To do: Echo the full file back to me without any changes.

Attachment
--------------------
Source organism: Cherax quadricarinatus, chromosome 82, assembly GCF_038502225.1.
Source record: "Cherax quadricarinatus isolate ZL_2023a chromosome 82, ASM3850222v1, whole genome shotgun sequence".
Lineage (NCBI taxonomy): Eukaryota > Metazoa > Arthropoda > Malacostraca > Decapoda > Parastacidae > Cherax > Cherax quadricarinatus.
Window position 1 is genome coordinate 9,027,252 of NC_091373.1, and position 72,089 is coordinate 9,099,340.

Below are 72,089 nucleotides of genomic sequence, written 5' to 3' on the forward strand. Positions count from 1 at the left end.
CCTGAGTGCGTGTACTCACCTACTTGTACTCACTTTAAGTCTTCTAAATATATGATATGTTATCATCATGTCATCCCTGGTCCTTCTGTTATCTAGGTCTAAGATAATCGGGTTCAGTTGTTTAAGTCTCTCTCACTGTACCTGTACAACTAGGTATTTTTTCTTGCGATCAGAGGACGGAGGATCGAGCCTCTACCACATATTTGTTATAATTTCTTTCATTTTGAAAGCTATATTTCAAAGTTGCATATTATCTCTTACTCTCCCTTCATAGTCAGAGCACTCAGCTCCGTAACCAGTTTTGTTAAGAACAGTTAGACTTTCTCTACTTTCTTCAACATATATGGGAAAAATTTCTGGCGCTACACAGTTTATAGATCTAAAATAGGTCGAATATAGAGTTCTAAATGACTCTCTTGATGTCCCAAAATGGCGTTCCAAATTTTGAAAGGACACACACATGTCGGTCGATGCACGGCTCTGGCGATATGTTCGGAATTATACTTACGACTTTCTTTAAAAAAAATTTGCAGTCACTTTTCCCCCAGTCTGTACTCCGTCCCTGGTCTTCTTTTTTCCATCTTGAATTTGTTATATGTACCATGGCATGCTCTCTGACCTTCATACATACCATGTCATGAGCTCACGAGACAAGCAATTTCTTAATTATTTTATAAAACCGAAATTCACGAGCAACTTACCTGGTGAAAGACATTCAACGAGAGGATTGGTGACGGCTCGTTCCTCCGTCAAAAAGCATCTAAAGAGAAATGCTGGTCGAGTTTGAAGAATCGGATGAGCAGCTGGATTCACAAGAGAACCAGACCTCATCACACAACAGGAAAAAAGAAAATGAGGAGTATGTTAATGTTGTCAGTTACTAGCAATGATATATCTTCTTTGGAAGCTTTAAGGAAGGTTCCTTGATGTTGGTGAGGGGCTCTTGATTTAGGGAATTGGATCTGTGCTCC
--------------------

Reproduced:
Source organism: Cherax quadricarinatus, chromosome 82, assembly GCF_038502225.1.
Source record: "Cherax quadricarinatus isolate ZL_2023a chromosome 82, ASM3850222v1, whole genome shotgun sequence".
Lineage (NCBI taxonomy): Eukaryota > Metazoa > Arthropoda > Malacostraca > Decapoda > Parastacidae > Cherax > Cherax quadricarinatus.
Window position 1 is genome coordinate 9,027,252 of NC_091373.1, and position 72,089 is coordinate 9,099,340.

Below are 72,089 nucleotides of genomic sequence, written 5' to 3' on the forward strand. Positions count from 1 at the left end.
CCTGAGTGCGTGTACTCACCTACTTGTACTCACTTTAAGTCTTCTAAATATATGATATGTTATCATCATGTCATCCCTGGTCCTTCTGTTATCTAGGTCTAAGATAATCGGGTTCAGTTGTTTAAGTCTCTCTCACTGTACCTGTACAACTAGGTATTTTTTCTTGCGATCAGAGGACGGAGGATCGAGCCTCTACCACATATTTGTTATAATTTCTTTCATTTTGAAAGCTATATTTCAAAGTTGCATATTATCTCTTACTCTCCCTTCATAGTCAGAGCACTCAGCTCCGTAACCAGTTTTGTTAAGAACAGTTAGACTTTCTCTACTTTCTTCAACATATATGGGAAAAATTTCTGGCGCTACACAGTTTATAGATCTAAAATAGGTCGAATATAGAGTTCTAAATGACTCTCTTGATGTCCCAAAATGGCGTTCCAAATTTTGAAAGGACACACACATGTCGGTCGATGCACGGCTCTGGCGATATGTTCGGAATTATACTTACGACTTTCTTTAAAAAAAATTTGCAGTCACTTTTCCCCCAGTCTGTACTCCGTCCCTGGTCTTCTTTTTTCCATCTTGAATTTGTTATATGTACCATGGCATGCTCTCTGACCTTCATACATACCATGTCATGAGCTCACGAGACAAGCAATTTCTTAATTATTTTATAAAACCGAAATTCACGAGCAACTTACCTGGTGAAAGACATTCAACGAGAGGATTGGTGACGGCTCGTTCCTCCGTCAAAAAGCATCTAAAGAGAAATGCTGGTCGAGTTTGAAGAATCGGATGAGCAGCTGGATTCACAAGAGAACCAGACCTCATCACACAACAGGAAAAAAGAAAATGAGGAGTATGTTAATGTTGTCAGTTACTAGCAATGATATATCTTCTTTGGAAGCTTTAAGGAAGGTTCCTTGATGTTGGTGAGGGGCTCTTGATTTAGGGAATTGGATCTGTGCTCC